Western powers want a neutral, al-Qaeda-free Afghanistan. Their hope is that, in the long run, this can be guaranteed not by America and nato, but by Afghanistan’s primary neighbors: Pakistan, Iran and even China.
This is not really a plan. It is a fantasy perched on a dream within an illusion.
As America plans a troop surge into Afghanistan, the Taliban are planning a bloody response. They are eager to send a hard message to the new American president and to test his reputation for weakness. They know he doesn’t want to remain in AfPak indefinitely. They, by stark contrast, are there to stay.
Thus, in the months ahead, expect ugly.
Repeating the Same Mistake
Another comparison with Iran in 1979 bears mentioning: America’s responsibility—not this president’s, but his predecessor’s.
In 2007, U.S. officials inexplicably drove Pakistan’s military leader Pervez Musharraf from office, opening an enormous power void that radicals rushed to fill. Our own editor in chief warned at the time that this is just what would happen. “American leaders are telling Musharraf to take off his military uniform and give real freedom to that country. However, the military is the only institution that gives stability to that extremely divided country! This is another example of how little our leaders know about Pakistan,” Gerald Flurry wrote. “America’s problem is even worse than a weak will. We even help push our allies into the hands of radical Islam. That is a dangerous kind of ignorance.
“We helped get rid of Iran’s ‘corrupt’ shah in 1979. He was replaced by Ayatollah Khomeini, who began state-sponsored terrorism in the Middle East. Are we about to see another ayatollah rise to power? This time in nuclear Pakistan? And will America be mostly to blame?” (Trumpet, January 2008).
These questions ring loudly today. We’re hearing a lot of official assurances not to worry. At the end of April, President Obama said he was “confident that the nuclear arsenal will remain out of militant hands.” Considering Pakistan’s rickety government and the Taliban’s shocking gains, this is impossible to guarantee.
And these assurances are being drowned out by the chorus of intelligence, defense and diplomatic voices saying that, for all practical purposes, the devil has already slipped his leash.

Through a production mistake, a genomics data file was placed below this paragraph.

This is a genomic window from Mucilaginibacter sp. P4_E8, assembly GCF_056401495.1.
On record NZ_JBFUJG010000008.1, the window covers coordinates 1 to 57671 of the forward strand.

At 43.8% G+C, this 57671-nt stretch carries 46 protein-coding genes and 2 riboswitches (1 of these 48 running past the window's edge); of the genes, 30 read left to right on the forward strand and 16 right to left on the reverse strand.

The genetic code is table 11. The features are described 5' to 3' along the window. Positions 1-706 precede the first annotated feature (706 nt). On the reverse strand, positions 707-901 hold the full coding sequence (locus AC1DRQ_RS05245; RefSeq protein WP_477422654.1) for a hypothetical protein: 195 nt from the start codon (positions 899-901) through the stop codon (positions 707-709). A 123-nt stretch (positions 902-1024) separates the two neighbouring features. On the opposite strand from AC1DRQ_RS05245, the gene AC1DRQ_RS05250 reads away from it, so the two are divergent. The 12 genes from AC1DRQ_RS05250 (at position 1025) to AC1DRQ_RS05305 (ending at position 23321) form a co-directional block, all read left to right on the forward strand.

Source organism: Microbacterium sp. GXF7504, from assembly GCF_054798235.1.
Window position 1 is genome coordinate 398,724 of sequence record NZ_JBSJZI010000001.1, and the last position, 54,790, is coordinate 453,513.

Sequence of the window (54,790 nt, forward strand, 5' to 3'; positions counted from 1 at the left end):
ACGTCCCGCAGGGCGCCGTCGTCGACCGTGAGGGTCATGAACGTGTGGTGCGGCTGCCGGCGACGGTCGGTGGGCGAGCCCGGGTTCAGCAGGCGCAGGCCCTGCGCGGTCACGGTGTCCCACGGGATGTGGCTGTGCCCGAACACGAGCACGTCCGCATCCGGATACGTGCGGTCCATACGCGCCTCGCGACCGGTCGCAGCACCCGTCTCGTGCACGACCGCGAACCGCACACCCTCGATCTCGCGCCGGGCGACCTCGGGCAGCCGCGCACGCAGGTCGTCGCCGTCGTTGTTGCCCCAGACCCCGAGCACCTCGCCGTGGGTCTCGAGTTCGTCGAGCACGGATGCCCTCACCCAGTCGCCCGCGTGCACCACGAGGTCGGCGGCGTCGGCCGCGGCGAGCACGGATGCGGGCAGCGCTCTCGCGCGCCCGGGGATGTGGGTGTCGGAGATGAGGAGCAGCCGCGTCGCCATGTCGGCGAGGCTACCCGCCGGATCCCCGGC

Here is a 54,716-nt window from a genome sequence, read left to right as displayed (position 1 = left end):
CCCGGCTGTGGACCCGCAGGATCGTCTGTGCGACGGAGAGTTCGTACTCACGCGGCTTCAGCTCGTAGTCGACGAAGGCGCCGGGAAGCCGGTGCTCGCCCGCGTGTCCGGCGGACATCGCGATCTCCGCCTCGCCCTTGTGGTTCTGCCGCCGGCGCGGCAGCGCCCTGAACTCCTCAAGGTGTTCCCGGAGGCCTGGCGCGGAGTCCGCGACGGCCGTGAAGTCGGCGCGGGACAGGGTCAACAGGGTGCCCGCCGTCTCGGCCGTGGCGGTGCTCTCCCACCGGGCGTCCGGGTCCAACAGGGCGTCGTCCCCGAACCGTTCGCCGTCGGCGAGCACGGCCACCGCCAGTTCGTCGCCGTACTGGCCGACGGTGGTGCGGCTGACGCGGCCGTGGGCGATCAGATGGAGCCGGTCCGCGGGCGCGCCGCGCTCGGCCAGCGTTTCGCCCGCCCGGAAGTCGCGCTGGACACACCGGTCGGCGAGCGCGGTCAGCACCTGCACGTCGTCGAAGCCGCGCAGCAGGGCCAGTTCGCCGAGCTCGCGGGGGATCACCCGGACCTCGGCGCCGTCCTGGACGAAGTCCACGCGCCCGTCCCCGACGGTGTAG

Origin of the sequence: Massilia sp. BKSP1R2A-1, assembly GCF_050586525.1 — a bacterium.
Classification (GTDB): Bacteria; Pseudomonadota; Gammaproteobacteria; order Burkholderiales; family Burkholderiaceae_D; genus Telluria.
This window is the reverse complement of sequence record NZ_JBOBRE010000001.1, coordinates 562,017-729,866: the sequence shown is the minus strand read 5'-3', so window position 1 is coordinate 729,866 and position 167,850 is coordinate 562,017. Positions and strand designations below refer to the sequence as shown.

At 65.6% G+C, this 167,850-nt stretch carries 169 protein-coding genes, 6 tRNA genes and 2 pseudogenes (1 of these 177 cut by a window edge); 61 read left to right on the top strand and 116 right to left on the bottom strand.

Watch Islamabad. A coup is probable. Nuclear weapons escaping the government’s control is virtually assured. Where they go from there is the stuff of nightmares.
Why America Will Not Win
As we are highlighting in this Trumpet issue, Jesus Christ specifically forewarned of this age of nuclear proliferation and peril. Though He promised that God would cut it short to prevent human extinction, we are about to experience untold suffering because of the irresponsible and malicious use of weapons of mass destruction. Events in Afghanistan and Pakistan are chilling vindication of the power of Christ’s prophecies.
We should also recognize that these disasters are unfolding despite America’s vigorous efforts to prevent them—and actually, to no small degree because America’s efforts have been so misguided and unintentionally damaging. Why? Because this too fulfills biblical prophecies in a remarkable way.
The reason for America’s inability to secure a positive outcome in AfPak is actually spelled out in detail in Scripture. You can prove it by reading Herbert W. Armstrong’s book The United States and Britain in Prophecy. Request your own free copy to get a true perspective on America’s current foreign-policy challenges—and to preview the outcome.
In this book, originally written in 1967, Mr. Armstrong actually foretold the end of the conflict in these two countries. “Today America finds herself heir to just about all the international problems and headaches in this post-World War ii, chaotic, violent world,” he wrote. “And the United States has won her last war …. Many other nations sap America’s national strength, ‘and he knoweth it not,’ as God long ago foretold!”
Mr. Armstrong based his forecast on a collection of stunning biblical prophecies that show America being besieged by curses in our day, including humiliating military defeat.
Don’t be fooled by talk—not even by the U.S. sending billions of dollars and thousands more troops into Afghanistan and Pakistan. The warning signs of America’s failure are clear.
Just as the Bible said.